Journal of
Agricultural Extension and Rural Development

  • Abbreviation: J. Agric. Ext. Rural Dev
  • Language: English
  • ISSN: 2141-2170
  • DOI: 10.5897/JAERD
  • Start Year: 2009
  • Published Articles: 415

Full Length Research Paper

Effects of soil organic resource management practices on crop productivity and household income in Chipata district of Zambia

Henry Nkhuwa
  • Henry Nkhuwa
  • Ministry of Agriculture (MoA), Chadiza, Zambia.
  • Google Scholar
Elias Kuntashula
  • Elias Kuntashula
  • Department of Agricultural Economics and Extension Studies, University of Zambia, Lusaka, Zambia.
  • Google Scholar
Thomson Kalinda
  • Thomson Kalinda
  • Department of Agricultural Economics and Extension Studies, University of Zambia, Lusaka, Zambia.
  • Google Scholar
Benson Chishala
  • Benson Chishala
  • Department of Soil Science, University of Zambia, Lusaka, Zambia.
  • Google Scholar

  •  Received: 09 September 2020
  •  Accepted: 09 November 2020
  •  Published: 31 December 2020


Soil organic resource management practices such as use of green manure, cover crops, improved fallows, mulch, animal manure, compost and residue retention are options that promote the environment and potentially increase farmer crop yields and income. However, there have been low levels of adoption of most of these practices, and their ability to improve crop yields and farmer income has come into question. The objective of this study was to estimate the effects of the aforementioned practices on maize yields and income in Chipata district of Zambia. Using Matching algorithm strategies on data from 303 households, the study observed that only cover crops and improved fallows, significantly increased maize productivity by 16 - 21 and 22 - 31%, respectively. Only green manure and improved fallows increased household income by 26 - 28 and 48 - 67%, respectively. Since green manure did not show any significant influence on the production of maize, this later result could imply that the practice is expressing its significant effect on household income through cash crops such as cotton, soybean, tobacco and vegetables, which are common in the study area. The non-significance in the contribution of most of the practices to private benefits could be affecting the rates at which the practices are adopted. Since the significant contribution of the practices towards environmental sustainability is not debatable, there is need for payment of some mark-up to the adopters of the practices which could go towards compensation for production of environmental services through the practices. This will increase the private benefits accrued from adopting the practices, with the spill-over effects of increasing adoptability potential of the practices.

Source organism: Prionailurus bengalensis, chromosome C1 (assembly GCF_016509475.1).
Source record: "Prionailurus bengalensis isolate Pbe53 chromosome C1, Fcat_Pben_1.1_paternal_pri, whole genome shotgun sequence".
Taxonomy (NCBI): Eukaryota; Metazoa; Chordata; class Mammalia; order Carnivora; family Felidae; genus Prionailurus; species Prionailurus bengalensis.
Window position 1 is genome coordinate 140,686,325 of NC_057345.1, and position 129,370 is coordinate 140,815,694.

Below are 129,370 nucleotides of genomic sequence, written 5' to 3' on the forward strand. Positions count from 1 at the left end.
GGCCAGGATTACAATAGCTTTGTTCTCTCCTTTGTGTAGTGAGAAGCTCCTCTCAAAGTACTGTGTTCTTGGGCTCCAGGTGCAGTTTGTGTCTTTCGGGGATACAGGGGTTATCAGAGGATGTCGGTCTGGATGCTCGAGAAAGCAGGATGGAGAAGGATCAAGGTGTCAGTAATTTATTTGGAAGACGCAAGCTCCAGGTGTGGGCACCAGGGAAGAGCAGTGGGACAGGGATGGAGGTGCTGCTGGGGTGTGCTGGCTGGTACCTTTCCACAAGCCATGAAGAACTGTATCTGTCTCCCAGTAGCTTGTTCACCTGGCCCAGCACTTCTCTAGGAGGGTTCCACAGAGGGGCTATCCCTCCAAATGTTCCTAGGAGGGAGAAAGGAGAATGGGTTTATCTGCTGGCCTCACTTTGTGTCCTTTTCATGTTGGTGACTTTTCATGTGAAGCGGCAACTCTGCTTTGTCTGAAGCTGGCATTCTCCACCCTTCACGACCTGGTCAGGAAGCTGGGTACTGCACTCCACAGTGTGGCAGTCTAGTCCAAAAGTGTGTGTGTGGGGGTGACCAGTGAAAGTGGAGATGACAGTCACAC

Key words: Maize yields, income, organic resource management, matching strategies, Zambia.